• Inspiration. Even if it is necessary to start from a blank page, there is value in seeing similar (but different) work product others have done in the past, e.g. to get ideas on how to present something

These are all techniques used to mitigate the blank page problem. Can AI help us even further here?

Model #1: AI thinks, AI writes, human reviews

It has been suggested by some that the blank page problem can be solved through an AI-generated first draft: “I am acting for a tenant who gave a deposit that was not put into an approved tenancy deposit scheme…draft me an advice memo”. Quite rightly, most suggest that this first draft needs to be reviewed by a human before it is taken forward. Edits can either be made directly in the document, or through an adjustment in the prompt (e.g. “this is great, but make [x] point a bit clearer…”).

This makes me uncomfortable. I believe that the blank page problem forces the author of a document to properly engage with the issues. The very process of structuring ideas that exist in your head helps you establish relationships between one idea and another, and potential areas of conflict. If discussions with colleagues are also occurring, along with consideration of how this might not be so different from something somebody else has done before, important knowledge and learning activities are taking place.

In going through this process, a human forms the general direction of the work product. The starting direction of the work product is highly influential as to where it will end up. If we work from something produced by AI — especially where the prompt does not really give that much direction — my concern is that the author will not be able to tell whether the general direction “works”, because they have not properly engaged with the topic.

The risk here is not only that the work product is flawed but it is challenging for human to respond to follow-up questions about it if they have not structured their own thoughts properly. The value of legal work product is often not in the words presented on a page, but the thought process and knowledge accumulated while making it.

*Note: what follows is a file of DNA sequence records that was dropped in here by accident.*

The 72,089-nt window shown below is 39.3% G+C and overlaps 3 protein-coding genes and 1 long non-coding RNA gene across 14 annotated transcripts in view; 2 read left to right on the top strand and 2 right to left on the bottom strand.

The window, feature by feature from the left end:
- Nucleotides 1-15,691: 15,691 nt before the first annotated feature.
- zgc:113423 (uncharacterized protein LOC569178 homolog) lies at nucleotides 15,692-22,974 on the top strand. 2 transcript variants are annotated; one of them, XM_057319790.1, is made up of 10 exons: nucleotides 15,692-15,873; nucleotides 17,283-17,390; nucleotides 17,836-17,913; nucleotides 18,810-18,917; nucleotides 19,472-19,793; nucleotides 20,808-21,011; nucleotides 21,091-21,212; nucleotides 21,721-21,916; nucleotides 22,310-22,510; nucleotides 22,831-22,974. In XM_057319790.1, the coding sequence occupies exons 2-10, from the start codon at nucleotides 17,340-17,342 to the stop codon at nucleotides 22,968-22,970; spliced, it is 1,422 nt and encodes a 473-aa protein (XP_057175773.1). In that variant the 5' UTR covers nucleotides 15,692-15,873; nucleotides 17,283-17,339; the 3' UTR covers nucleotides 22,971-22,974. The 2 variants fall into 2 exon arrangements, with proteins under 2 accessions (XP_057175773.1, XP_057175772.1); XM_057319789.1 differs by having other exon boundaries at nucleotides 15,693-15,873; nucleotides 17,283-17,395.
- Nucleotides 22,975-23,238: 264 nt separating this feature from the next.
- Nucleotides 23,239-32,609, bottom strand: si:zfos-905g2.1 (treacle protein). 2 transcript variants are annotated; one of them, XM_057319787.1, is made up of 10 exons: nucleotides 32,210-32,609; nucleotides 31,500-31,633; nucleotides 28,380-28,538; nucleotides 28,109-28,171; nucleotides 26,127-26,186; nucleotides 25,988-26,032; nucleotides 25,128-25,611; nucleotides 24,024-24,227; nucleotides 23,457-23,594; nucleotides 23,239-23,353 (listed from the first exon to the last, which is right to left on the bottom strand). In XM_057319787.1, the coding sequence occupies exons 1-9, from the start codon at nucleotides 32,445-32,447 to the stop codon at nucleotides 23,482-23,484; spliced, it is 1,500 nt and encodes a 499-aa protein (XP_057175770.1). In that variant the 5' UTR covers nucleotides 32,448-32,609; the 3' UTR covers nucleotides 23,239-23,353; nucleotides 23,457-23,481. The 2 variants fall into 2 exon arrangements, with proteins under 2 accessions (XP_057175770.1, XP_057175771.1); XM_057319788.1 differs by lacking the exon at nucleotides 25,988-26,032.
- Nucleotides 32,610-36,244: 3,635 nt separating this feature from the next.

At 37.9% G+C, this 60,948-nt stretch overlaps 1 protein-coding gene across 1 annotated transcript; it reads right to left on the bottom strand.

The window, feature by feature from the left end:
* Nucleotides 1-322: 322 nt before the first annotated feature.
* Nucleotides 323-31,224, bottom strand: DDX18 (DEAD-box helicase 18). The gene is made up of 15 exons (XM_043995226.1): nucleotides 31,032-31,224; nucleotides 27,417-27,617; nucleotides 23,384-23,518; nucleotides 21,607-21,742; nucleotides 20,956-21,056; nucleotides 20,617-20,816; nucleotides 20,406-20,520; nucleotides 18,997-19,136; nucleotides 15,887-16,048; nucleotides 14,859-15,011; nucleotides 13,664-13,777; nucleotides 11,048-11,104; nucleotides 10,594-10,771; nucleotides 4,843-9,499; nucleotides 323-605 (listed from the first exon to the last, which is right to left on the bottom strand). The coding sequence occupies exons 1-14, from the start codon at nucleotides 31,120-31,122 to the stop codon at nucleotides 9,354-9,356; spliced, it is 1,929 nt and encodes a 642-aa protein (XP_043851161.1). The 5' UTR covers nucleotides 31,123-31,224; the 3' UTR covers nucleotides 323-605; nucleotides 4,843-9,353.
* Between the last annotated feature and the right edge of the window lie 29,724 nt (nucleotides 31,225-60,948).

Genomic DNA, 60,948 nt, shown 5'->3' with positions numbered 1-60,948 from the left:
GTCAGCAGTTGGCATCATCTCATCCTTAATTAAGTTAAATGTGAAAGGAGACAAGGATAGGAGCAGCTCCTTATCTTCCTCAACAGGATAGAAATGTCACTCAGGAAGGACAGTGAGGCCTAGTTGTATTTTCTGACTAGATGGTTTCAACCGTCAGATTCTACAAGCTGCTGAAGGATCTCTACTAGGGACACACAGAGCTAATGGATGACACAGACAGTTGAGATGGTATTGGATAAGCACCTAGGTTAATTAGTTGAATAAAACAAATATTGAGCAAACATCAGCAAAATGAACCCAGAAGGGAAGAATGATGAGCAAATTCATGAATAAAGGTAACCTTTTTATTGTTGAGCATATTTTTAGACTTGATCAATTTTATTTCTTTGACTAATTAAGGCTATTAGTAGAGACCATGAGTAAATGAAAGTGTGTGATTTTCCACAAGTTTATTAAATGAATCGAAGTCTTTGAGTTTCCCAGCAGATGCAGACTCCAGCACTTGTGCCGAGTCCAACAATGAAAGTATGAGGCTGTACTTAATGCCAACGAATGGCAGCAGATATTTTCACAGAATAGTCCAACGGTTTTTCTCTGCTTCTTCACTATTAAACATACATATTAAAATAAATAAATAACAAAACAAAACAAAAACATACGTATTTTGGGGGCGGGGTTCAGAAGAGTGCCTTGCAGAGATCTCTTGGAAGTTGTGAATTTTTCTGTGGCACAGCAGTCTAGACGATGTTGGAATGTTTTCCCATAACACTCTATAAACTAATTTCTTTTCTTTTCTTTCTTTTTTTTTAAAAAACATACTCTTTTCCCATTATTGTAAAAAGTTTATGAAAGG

Indeed, I am not actually convinced that the blank page problem is that common for lawyers. Competent lawyers will have planned and discussed what they wanted to write already and established the objectives, so it is actually quite rare that they are presented with a completely blank page. Of course, this is a generalisation and there will be exceptions.

Model #2: humans think, AI writes, human reviews

The reason model #1 is flawed is because humans have all but delegated the “thinking” part to AI. This is a bad idea because AI does not (yet) “think” — instead, it predicts the next word in a sentence. The results of this capability are astonishing, but we should be under no illusion — AI is not thinking like a human. Humans act on principles and experiences. The two both have their strengths and weaknesses but are, in my view, fundamentally different and should be applied to different purposes.

So how about humans do the thinking and AI does the writing? Under this model, the prompt is likely to be filled out with some sort of structure, e.g. “[see question above]…here is the structure I have in my head with some bullets, please put this into the form of a legal advice memo”. This structure might have been influenced by all of the things I mention above that force humans to properly engage with the issues.

This situation makes me feel more comfortable, because it is the human sculpting the overall direction of the draft. The role of the AI is to “pad out” the structure with words. The human can then edit the draft itself and wordsmith to their heart’s content. There might be a few benefits to this approach:

  • Feedback loops. Lawyers probably spend too much time crafting the minutiae of their work product, only for somebody more senior to rip it apart and reword it. If a draft is going to be ripped apart by somebody anyway, why spend time on the wording in the first place?
  • Cost v. benefit. Some clients will want expensive lawyers poring over their documents multiple times. Others will not. For clients valuing speed over grammatical/stylistic excellence, letting AI do the first cut of the document based on a rigorous human thought-process might be beneficial

One issue I have with this model is that in all my experiments with generative AI writing work product, I have been quite disappointed with the end-product. It is usually full of clichés, jargon and insufficient analysis. Even when I tried using some of my existing writing to influence the output, the results were still underwhelming.

This is perhaps as a result of the current state of the art. These technologies will probably improve. In the future, it might be easier to tune the style of your writing. Junior lawyers might, for example, be able to obtain a work product written in the style of a specific partner. (It remains to be seen whether partners will nonetheless rip a document apart even if written in their own style).